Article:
- Is the milk immediately chilled after collecting?
- Does the farmer test their milk for pathogens, and can they prove that their product has a low pathogenic population?
- How long has the farmer been in business producing raw milk?
- Is the farm accredited with sanitation standards? On a related note, does the farm have a history of sanitation problems?
- Are cows given antibiotics and growth hormones? (Remember, organic standards do not allow this practice.)
You can check the Raw Milk Institute's listing for a source of this valuable food. If there are no providers near you, check out the Real Milk Finder20 and GetRawMilk.com.21
Frequently Asked Questions About Raw Milk
Q: How long does raw milk last?
A: Raw milk can last anywhere between seven to 10 days, but it must be kept at an optimal temperature of 36 to 38 degrees Fahrenheit (2.2 to 3.3 degrees Celsius). If the temperature goes higher than the recommended range, the naturally occurring Lactobacilli will start producing lactic acid faster, resulting in a sour flavor until the milk becomes spoiled.22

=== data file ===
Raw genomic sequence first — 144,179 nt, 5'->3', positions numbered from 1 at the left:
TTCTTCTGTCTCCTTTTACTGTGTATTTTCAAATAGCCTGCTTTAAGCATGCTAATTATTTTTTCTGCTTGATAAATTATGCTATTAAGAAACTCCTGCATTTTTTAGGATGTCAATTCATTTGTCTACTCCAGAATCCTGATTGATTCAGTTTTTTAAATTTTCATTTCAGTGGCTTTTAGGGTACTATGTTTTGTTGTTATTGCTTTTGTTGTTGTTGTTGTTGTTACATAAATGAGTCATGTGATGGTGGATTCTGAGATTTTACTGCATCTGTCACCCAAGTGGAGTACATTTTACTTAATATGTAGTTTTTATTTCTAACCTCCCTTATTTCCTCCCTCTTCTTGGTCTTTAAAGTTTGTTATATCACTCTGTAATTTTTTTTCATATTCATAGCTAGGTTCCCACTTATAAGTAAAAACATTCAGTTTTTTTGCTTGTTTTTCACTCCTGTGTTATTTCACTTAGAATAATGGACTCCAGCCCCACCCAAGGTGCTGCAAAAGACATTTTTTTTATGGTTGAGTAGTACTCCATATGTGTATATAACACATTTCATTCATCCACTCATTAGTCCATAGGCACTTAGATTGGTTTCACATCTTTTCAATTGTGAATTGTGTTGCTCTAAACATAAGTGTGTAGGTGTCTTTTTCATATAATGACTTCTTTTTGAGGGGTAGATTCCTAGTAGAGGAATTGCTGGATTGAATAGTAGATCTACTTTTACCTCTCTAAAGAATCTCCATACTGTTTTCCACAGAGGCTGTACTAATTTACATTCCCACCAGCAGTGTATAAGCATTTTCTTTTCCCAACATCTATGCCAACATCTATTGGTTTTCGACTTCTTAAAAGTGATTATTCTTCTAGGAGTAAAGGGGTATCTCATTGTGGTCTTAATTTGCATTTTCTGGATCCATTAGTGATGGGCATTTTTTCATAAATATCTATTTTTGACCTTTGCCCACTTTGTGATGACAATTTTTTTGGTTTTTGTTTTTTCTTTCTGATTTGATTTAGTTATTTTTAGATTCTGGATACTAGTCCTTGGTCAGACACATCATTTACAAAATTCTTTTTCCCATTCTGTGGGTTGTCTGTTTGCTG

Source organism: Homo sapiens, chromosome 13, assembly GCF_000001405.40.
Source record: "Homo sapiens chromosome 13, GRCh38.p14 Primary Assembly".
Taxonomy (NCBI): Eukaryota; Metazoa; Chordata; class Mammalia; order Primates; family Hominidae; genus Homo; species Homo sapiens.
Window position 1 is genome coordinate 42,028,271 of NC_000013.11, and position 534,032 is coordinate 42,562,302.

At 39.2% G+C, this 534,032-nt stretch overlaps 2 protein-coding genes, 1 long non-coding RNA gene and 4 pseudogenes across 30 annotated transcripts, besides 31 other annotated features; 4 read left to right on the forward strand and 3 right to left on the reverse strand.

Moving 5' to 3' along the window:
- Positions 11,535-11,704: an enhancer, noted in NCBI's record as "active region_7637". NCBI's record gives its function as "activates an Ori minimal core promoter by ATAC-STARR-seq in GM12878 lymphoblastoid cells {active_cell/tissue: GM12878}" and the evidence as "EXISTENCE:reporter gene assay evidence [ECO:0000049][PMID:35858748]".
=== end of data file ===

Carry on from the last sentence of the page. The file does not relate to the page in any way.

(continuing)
Q: Can you freeze raw milk to prolong its lifespan?
A: Yes, it's completely safe to place raw milk in the freezer to prolong its shelf life. In an experiment performed by Dr. Weston A. Price, he tested frozen butter after a year in storage and found no deterioration in quality.23
If you plan to store raw milk for a long time, the Healthy Home Economist recommends giving the container a good shake so the cream will be evenly distributed. If using glass containers, it's smart to keep the lid partially open to prevent the buildup of pressure that will cause the glass to break.24